I do not buy stuff from the deli-counter. I buy stuff that is pre-packaged and may contain antimicrobials, depending on what country you are in.
It’s all about the slicers, whether it’s the little ones at the deli counter or the huge industrial ones in food facilities – I’m looking at you Maple Leaf, source of 23 dead in 2008 in Canada – and how hard they are to properly clean.
Should deli meats be served in hospitals or aged care facilities where the immunocompromised abound?
The U.S. Centers for Disease Control reports a total of 8 people infected with the outbreak strain of Listeria monocytogenes have been reported from 4 states.
All 8 people have been hospitalized, and one death has been reported from Michigan.
Epidemiologic and laboratory evidence indicates that meats and cheeses sliced at deli counters might be contaminated with Listeria monocytogenes and could make people sick.
In interviews, ill people report eating different types and brands of products, including meats and cheeses, purchased from and sliced at deli counters in many different retail locations.
The outbreak strain has been identified in samples taken from meat sliced at a deli and from deli counters in multiple stores.
A single, common supplier of deli products has not been identified.
CDC is not advising that consumers avoid eating products prepared at delis, or that retailers stop selling deli-sliced products.
This outbreak is a reminder that people at higher risk for severe Listeria infection should handle deli-sliced meats and cheeses carefully to prevent illness. Pregnant women and their newborns, adults age 65 and older, and people with weakened immune systems are more likely to get sick with listeriosis.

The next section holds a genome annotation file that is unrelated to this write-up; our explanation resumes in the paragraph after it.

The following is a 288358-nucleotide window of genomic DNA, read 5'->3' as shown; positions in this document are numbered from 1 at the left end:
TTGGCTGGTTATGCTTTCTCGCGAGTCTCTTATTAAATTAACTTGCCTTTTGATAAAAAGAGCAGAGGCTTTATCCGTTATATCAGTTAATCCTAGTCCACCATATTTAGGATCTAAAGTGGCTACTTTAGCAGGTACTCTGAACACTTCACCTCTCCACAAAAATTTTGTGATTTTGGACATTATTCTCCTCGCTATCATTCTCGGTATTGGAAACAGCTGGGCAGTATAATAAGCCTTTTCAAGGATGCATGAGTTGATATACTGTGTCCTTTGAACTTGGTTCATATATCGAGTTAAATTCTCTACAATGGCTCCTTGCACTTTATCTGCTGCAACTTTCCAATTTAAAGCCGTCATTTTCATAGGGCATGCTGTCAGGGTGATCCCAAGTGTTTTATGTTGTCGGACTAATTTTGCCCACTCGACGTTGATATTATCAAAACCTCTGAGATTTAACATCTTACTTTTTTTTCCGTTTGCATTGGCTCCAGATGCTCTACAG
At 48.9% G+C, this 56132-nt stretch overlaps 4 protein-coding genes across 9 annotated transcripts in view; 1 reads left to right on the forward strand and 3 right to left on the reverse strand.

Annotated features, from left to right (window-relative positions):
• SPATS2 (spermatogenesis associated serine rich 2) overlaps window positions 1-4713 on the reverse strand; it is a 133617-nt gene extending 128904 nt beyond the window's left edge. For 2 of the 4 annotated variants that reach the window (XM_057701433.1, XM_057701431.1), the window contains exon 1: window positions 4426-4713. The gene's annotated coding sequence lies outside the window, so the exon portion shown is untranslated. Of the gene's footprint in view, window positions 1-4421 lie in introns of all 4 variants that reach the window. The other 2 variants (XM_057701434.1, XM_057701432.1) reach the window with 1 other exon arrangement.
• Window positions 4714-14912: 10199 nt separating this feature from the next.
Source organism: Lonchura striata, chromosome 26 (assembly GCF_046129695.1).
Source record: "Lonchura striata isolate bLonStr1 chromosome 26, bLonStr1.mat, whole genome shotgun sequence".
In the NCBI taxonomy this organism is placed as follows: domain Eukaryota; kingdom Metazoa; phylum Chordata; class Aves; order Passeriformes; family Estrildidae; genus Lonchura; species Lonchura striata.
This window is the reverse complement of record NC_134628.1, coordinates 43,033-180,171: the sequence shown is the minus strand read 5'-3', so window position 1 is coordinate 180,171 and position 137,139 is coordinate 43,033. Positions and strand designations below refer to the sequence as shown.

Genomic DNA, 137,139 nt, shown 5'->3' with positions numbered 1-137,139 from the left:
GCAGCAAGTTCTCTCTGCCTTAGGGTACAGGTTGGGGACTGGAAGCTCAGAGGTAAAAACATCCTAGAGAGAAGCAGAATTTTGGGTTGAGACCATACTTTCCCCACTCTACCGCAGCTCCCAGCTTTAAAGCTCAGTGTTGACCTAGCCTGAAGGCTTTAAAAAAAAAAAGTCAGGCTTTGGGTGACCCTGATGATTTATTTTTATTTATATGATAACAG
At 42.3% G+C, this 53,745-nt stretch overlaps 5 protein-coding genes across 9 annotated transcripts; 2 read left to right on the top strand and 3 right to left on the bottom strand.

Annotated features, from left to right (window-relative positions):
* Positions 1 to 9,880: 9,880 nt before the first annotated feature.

People who are at higher risk for Listeria infection should avoid eating lunch meats, cold cuts, or other deli meats, unless they are heated to an internal temperature of 165°F or until steaming hot just before serving.
If you develop symptoms of a Listeria infection after eating deli-sliced products, contact a healthcare provider and tell them you ate deli-sliced products. This is especially important if you are pregnant, age 65 or older, or have a weakened immune system.
If you have eaten deli-sliced products and do not have any symptoms of a Listeria infection, most experts believe that tests or treatment are not needed, even for people who have a higher chance of Listeria infection.
Listeria bacteria can survive at very low temperatures and can spread easily to other foods and surfaces. Consumers should clean refrigerators, kitchen countertops, utensils, and other surfaces that touch deli-sliced products.
You can take steps to prevent Listeria infection:
Don’t let juice from lunch meat and hot dog packages get on other foods, utensils, and food preparation surfaces.
Wash hands after handling deli meats, lunch meats, deli cheeses, and hot dogs.
Store opened packages of meat sliced at a local deli no longer than 3 to 5 days in the refrigerator.